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Families with kids, companion dogs, apartments
Loyal, loving, people-oriented, patient, happy
The English Boston-Bulldog is a hybrid cross between the English Bulldog and the Boston Terrier. They are a medium-sized dog with a giant heart. They are happy dogs without long-lasting energy reserves that necessitate higher maintenance.
These pups are smart and sensitive to their people’s emotions. They quickly pick up on social cues and do their best to make sure that everyone is okay. They are athletically built, with a thicker, muscular body. When they are in their prime, they have a playful and more energetic nature and enjoy any playtime you can give them.
They are social dogs and do not do well when they are left alone for long. This trait makes them an excellent companion dog, but not great for people with a busy lifestyle.
English Boston-Bulldog Puppies — Before You Buy…
What’s the Price of English Boston-Bulldog Puppies?
These pups can be quite expensive because they are a blend of two well-loved breeds. The price of the parents factors heavily when considering the cost of their puppies is.
Well-bred English Bulldogs land in the price range between $1,500 to $4,000, depending on their breeders and pedigrees. The health and genetics of the parent pups also play a big part in the price of this breed, since they are known to suffer from a wide variety of diseases that shortens their lifespan.
Boston Terriers are typically much less expensive than an English Bulldog. Their cost ends up between $600 to $2,000, depending on their pedigree and the breeder.
Both of these dogs are popular pups and have been around for quite some time. If you are looking into investing in either one of the breeds, try checking out your local shelters to see if you can adopt one. They are generally much cheaper, and it is always a bonus to give a pup home.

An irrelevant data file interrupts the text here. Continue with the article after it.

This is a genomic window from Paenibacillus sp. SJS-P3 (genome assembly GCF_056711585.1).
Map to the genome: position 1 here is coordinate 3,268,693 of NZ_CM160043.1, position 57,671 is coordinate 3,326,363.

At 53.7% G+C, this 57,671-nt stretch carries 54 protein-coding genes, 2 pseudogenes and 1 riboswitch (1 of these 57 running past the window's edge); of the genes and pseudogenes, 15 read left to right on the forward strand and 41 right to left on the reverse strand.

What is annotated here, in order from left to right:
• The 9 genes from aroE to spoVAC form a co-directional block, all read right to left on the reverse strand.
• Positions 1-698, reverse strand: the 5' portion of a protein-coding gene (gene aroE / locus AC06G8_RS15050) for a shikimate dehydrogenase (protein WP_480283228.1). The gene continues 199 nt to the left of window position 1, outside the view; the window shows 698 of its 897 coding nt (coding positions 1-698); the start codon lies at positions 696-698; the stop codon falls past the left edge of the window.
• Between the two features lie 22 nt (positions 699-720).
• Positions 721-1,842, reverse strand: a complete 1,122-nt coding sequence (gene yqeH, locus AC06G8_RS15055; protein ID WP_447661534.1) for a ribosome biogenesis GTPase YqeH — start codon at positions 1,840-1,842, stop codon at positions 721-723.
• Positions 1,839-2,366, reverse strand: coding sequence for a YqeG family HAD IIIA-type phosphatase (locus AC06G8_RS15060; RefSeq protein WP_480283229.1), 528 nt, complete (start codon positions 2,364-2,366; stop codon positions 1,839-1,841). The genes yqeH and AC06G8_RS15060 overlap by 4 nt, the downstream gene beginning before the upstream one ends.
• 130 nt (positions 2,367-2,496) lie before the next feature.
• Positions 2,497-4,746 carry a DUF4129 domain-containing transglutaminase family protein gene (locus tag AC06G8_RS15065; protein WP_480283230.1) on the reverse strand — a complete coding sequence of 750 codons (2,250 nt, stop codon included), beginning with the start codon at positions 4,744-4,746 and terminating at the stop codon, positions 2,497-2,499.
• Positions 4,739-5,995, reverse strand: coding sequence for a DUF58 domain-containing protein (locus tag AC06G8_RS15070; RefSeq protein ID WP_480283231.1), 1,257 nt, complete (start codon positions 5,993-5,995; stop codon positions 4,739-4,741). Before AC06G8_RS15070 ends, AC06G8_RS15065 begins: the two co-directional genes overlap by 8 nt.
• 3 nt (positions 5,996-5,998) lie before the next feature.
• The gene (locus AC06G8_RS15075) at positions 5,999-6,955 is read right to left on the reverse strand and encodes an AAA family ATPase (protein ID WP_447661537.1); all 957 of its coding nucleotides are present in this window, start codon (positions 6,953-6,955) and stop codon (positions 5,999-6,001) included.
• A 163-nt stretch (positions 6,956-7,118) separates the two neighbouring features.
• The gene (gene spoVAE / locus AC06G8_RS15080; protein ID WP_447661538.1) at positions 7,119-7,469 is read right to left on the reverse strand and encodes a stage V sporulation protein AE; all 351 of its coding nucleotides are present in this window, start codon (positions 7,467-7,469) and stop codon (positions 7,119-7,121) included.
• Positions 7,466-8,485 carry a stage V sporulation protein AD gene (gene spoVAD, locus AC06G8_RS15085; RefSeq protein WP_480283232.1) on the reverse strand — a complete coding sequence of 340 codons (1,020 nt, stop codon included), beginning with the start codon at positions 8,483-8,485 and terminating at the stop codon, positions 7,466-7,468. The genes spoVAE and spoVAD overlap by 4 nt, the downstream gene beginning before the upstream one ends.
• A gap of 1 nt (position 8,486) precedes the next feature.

The blend of the Boston Terrier with the English Bulldog is not as popular and harder to find in a shelter. If you are looking at investing in this hybrid mix, expect to pay a pretty penny. From a breeder, these dogs are generally between $1,500 to $4,000.
Make sure when you are purchasing a Boston-Bulldog from a breeder that you check out the health of the parent pups. Ask to see veterinary reports and evidence of health checks. No reputable breeder will refuse this, especially with an English Bulldog being part of the mix.
3 Little-Known Facts About English Boston-Bulldog
1. Any English Bulldog mix is going to be gassy.
The anatomy of the English Bulldog is to blame for this, unfortunately, although their diet can play a role as well. Bulldogs fart excessively because they tend to have highly sensitive stomachs. Their digestive system does not digest food well and causes consistently upset stomachs.
Even though you wouldn’t think it was connected, their skull shape also plays heavily in their digestion problem. Instead of having a longer muzzle, they have flatter faces that make it difficult for them to eat at a consistent pace. They tend to eat quickly and improperly, taking in far too much air at the same time as their food.
Diet factors into their farty behavior as well. If they eat too many carbohydrates, they don’t break down the sugar and starch properly, and the food ends up fermenting in their intestines. Since they are generally not highly active dogs, they don’t need as many carbs as other breeds. Find food that doesn’t have a large amount of carbs or grains.
Avoid giving your Bulldog or Bulldog mix any leftovers or table scraps because they won’t digest them quickly, and you will smell the regret later.
2. All the muscle hides a sensitive soul.
English Boston-Bulldogs have a leaner build than English Bulldogs but are thicker than the wiry Boston Terriers. They are a pup of averages between the two parent breeds in their build, energy levels, and health. Even though they are agile, they still have a more muscular build than other dogs that share a similar height.
Even with the muscles, English Boston-Bulldogs have sensitive souls. The tender-hearted dogs are alert to the emotions running in the air around them and should be treated with patience. Being left alone for extended amounts of time leads to sadness and sometimes even depression.
Although these dogs can have a stubborn streak, remember their sensitivity during training. You will get the best response out of them with a firm hand coupled with patience and kindness.
3. Even with a mutually bloody past, the blend of these two dogs makes for a mellow companion.
Both the English Bulldog and the Boston Terrier have rather gruesome histories. Unlike breeds like the Pit Bull or Rottweiler, however, they have lost most of the aggressive reputation that typically comes with a bloody past. Most of this is because of their sweet dispositions.
The Boston Terrier is one of the few breeds developed in America. They came from breeds that were pit fighter dogs originating in Boston, Massachusetts. These dogs were made to be small but fierce. In the late 1800s, the wealthy began to have some of these dogs interbred to create the Boston Terrier, although the Terrier part is not through any relation to the family.